Preventing 6 of the Most Common Cycling Injuries
Whether it's from a crash, overtraining or from poor bike fit, injury is part of the cycling sport. It's one of the main reasons why riding a bike can be a challenging activity. Although some injuries are impossible to avoid, there are some things every cyclist can do to prevent injuries. Here is a list of the six that are most common and what you can do to avoid them.
Health problems related to riding a bicycle either progress with time as a result of repeated movements or are sudden such as falling off a bike which can result in various injuries. Both kinds can cause substantial morbidity.
This is one of the most overuse injuries in the sport. Cyclists fasten their feet to the pedals with cleats on the bottom of the shoes. However if they are not positioned the correct way, the result is sharp pain in the knees that won't go away. There are plenty of guides online on how to properly position the cleats. Bonus: Pedal strokes will be more powerful. Cyclist's knee and patella and quadriceps tendinitis are other common knee overuse injuries. Fixing the cleat positions help with them. Getting cycling insoles can also help.
Lower Back Pain
Spending time in the same position for a long time without a break will hurt any muscle. This is even more of a problem in cycling because the natural position of being on a bike means a lot of stress going through the spine. In order for the pedal strokes to be stronger, the body must be in a flexed position which can easily result in back pain. So set your back straight in the right position for the specific frame of your bicycle.
This is another overuse injury and is the cause of inflammation. Make sure the kind of bike you're riding is the right for you and that your shoe cleats are positioned properly. If you feel pain, get off the bike and rest for a few days. As with any swelling, put ice on it. Check your saddle, too. Make sure it's not too high because it will then keep your toes pointing down which means that there is a continuous contraction of your calf muscles.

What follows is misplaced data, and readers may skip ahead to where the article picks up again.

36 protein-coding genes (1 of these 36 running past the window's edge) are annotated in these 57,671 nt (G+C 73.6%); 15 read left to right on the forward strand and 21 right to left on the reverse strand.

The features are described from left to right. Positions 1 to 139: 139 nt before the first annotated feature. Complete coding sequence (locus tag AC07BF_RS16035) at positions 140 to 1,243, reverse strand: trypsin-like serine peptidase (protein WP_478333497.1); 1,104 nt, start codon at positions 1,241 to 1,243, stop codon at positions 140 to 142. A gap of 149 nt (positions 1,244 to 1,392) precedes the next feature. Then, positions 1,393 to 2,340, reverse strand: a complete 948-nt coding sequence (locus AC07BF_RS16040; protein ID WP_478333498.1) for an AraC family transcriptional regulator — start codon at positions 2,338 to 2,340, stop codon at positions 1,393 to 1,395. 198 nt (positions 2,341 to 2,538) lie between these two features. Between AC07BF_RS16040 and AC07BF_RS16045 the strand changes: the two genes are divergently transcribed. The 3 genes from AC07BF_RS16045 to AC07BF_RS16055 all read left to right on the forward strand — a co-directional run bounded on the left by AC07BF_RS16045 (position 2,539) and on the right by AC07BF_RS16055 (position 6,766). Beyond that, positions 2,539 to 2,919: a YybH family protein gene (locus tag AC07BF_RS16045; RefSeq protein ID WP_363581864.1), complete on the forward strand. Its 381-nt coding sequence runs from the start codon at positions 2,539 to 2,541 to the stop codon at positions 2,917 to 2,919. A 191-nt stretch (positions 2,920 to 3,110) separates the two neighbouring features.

You may not even know it but your calves and hamstrings are probably too tight. You don't feel it when you are riding because your body is too smart and has adapted to the constant motion. Try an exercise that has nothing to do with cycling and you'll feel the pain. Tightness can lead to tearing so make sure your muscles are not "too much" of anything. Always warm up before you get on the bike and cool down when you're done. Stretch so your muscles are flexible. Use a foam roller for extra help (if you can endure the pain).
This is a skin disorder that develops over time after many hours in the saddle. The friction between your skin, clothes and the saddle can lead to horrid rashes. Don't have the saddle too high and wear the right kind of cycling shorts. Using a cream can help relieve the uneasiness of the skin fiction against the saddle.
Can't feel your feet? Don't panic. It's quite common. The biggest cause (other than cold weather) is improperly fit shoes. Make sure the cleats are not too far forward increasing the pressure around the ball of the foot. Too much hill riding is another cause because it has to do with a lot of pushing and that mean a lot of pressure on the foot. Make sure your shoes are not squeezing your feet too tight and that they are not too narrow.
And if you still with pain do not hesitate to come with our specialist that can help you with the special treatment of Prolotherapy. Always consult your specialist.